To visit a smartphone repair centre is to receive an object lesson in technological expertise.
These repair centres are populated by (often depressingly youthful) people who can conduct advanced system checks within seconds being handed a device.
These Android diagnostic checks are often used to identify technical faults, such as motherboard decay or worn port sockets.
Yet these procedures don’t involve oaths of secrecy, or a four-year university degree.
With a little technical knowledge, we can all run Android diagnostic checks on our smartphones from the comfort of our armchairs.
These are some of the tricks you might want to know about…
Identifying your phone
Every handset has a unique International Mobile Equipment Identity number, abbreviated to IMEI.
It’s used by police forces to identify stolen-recovered devices, as well as by third-party platforms to perform warranty checks and provide data about the carrier or country of origin.
Find your IMEI number by typing *#06# into the keypad, and note down the resulting 15-digit number for future reference.
Conducting manufacturer device checks
Many manufacturers offer built-in diagnostic programs, which test features like the microphone, accelerometer, touchscreen responsiveness and online ping tests.
Each manufacturer has a different access code, again entered using the phone’s dial pad. The screen will display a graphics-free menu where different functionalities can be tested.
On Samsung Galaxy phones, the magic character string is *#0*#. On Motorola phones, it’s the rather less intuitive *#*#4636#*#*.
Built-in diagnostic equipment
The bowels of the Android operating system contain a variety of utilities and information, which can be accessed through Settings.
The Device Maintenance menu tests everything from the battery to security levels, before making recommendations about ways to free up space or optimise performance.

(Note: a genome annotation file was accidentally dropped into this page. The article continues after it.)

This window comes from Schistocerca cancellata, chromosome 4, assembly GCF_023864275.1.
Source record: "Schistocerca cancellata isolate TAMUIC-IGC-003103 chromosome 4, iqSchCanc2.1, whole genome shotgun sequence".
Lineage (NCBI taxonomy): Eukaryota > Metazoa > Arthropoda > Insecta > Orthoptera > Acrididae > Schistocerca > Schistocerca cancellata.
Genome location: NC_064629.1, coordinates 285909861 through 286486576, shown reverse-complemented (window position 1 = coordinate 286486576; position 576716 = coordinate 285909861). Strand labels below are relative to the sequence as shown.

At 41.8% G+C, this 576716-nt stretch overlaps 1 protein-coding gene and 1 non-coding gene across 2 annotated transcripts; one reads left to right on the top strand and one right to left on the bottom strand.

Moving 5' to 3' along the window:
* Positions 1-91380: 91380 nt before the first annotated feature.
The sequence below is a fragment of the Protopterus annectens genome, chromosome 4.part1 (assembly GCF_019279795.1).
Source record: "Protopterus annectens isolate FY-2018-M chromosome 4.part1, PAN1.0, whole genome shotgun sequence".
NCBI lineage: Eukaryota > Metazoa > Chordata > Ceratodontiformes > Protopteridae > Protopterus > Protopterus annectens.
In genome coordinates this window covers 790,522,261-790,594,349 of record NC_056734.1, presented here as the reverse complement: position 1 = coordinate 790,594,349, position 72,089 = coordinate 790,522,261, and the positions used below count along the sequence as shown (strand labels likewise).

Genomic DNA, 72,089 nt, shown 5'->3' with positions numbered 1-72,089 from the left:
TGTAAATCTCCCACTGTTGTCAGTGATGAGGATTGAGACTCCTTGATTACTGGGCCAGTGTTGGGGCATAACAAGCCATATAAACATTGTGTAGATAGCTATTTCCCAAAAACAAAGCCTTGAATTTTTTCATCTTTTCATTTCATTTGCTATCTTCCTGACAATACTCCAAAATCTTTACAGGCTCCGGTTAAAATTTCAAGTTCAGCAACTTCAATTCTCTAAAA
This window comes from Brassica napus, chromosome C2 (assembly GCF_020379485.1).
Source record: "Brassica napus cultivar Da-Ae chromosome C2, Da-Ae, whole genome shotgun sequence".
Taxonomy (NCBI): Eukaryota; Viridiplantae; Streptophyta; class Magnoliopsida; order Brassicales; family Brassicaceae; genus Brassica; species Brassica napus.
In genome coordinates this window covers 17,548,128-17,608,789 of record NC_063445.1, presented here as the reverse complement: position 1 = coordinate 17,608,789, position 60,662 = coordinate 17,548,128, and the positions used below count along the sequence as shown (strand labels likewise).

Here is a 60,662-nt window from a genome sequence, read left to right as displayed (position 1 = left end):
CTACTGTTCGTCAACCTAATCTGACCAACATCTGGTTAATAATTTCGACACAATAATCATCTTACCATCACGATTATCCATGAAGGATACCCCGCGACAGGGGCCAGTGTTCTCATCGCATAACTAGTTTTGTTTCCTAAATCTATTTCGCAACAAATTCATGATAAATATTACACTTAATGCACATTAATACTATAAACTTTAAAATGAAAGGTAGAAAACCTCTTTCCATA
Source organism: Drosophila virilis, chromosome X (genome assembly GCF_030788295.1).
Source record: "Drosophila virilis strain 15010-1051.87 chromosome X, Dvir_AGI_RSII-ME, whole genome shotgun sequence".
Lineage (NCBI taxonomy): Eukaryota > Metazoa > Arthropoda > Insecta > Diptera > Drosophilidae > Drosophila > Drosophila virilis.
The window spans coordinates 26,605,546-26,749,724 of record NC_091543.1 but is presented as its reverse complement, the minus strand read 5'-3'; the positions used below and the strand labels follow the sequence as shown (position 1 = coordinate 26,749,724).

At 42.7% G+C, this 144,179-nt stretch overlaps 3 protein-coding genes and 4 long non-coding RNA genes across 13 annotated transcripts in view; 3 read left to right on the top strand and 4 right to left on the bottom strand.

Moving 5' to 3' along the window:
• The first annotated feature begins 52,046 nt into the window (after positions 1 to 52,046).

Adjusting Performance Mode performs a similar role to overclocking the CPU for smoother gameplay, while cleaning the device memory hibernates unproductive background apps.
Install third-party diagnostic software
The Google Play store contains a number of useful programs which support interactive tests and possible resolutions to particular problems.
For instance, the TestM app is free to install. It performs Android diagnostic checks on everything from a phone’s screen and cameras to its sensors and network connectivity.
Other apps include Phone Doctor Plus, Phone Check (and Test) and Repair System Android.
And if none of the above works…
If you believe your Android smartphone has an issue that hasn’t been uncovered with diagnostic testing, we’d recommend handing it over to a specialist.
Before doing so, ensure your personal data is backed up onto the cloud or saved onto SIM/SD cards, since diagnostic testing often begins with a full factory reset.
This effectively restores your phone to as-new condition, deleting everything on it.
Some manufacturers offer Smart Restore functionality, saving everything from cookies to bookmarks to the cloud, ready to be reinstalled later.
Logging into your Google account should also restore certain settings and apps, providing you’ve retained the same phone number.